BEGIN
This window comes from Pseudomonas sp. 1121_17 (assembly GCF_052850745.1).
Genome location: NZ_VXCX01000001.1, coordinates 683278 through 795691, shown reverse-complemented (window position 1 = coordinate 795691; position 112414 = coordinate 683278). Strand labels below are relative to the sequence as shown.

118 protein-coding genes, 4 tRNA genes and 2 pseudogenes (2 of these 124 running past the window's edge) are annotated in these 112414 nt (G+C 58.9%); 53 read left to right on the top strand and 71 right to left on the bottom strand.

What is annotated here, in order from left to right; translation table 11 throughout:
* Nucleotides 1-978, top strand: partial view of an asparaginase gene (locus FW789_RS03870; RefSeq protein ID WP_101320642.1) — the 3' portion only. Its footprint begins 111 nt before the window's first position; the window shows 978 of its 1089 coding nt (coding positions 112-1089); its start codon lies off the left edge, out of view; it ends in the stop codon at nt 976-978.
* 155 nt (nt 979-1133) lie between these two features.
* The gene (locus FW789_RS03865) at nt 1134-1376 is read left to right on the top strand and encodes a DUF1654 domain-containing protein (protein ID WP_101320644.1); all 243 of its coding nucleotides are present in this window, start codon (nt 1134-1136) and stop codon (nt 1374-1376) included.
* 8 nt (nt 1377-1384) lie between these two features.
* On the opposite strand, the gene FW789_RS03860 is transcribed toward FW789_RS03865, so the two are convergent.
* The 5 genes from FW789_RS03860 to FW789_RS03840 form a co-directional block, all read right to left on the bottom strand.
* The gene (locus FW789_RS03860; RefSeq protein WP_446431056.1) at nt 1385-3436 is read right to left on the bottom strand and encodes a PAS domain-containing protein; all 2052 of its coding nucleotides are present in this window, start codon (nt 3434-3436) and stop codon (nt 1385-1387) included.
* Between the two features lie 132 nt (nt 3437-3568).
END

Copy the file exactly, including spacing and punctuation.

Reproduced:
This window comes from Pseudomonas sp. 1121_17 (assembly GCF_052850745.1).
Genome location: NZ_VXCX01000001.1, coordinates 683278 through 795691, shown reverse-complemented (window position 1 = coordinate 795691; position 112414 = coordinate 683278). Strand labels below are relative to the sequence as shown.

118 protein-coding genes, 4 tRNA genes and 2 pseudogenes (2 of these 124 running past the window's edge) are annotated in these 112414 nt (G+C 58.9%); 53 read left to right on the top strand and 71 right to left on the bottom strand.

What is annotated here, in order from left to right; translation table 11 throughout:
* Nucleotides 1-978, top strand: partial view of an asparaginase gene (locus FW789_RS03870; RefSeq protein ID WP_101320642.1) — the 3' portion only. Its footprint begins 111 nt before the window's first position; the window shows 978 of its 1089 coding nt (coding positions 112-1089); its start codon lies off the left edge, out of view; it ends in the stop codon at nt 976-978.
* 155 nt (nt 979-1133) lie between these two features.
* The gene (locus FW789_RS03865) at nt 1134-1376 is read left to right on the top strand and encodes a DUF1654 domain-containing protein (protein ID WP_101320644.1); all 243 of its coding nucleotides are present in this window, start codon (nt 1134-1136) and stop codon (nt 1374-1376) included.
* 8 nt (nt 1377-1384) lie between these two features.
* On the opposite strand, the gene FW789_RS03860 is transcribed toward FW789_RS03865, so the two are convergent.
* The 5 genes from FW789_RS03860 to FW789_RS03840 form a co-directional block, all read right to left on the bottom strand.
* The gene (locus FW789_RS03860; RefSeq protein WP_446431056.1) at nt 1385-3436 is read right to left on the bottom strand and encodes a PAS domain-containing protein; all 2052 of its coding nucleotides are present in this window, start codon (nt 3434-3436) and stop codon (nt 1385-1387) included.
* Between the two features lie 132 nt (nt 3437-3568).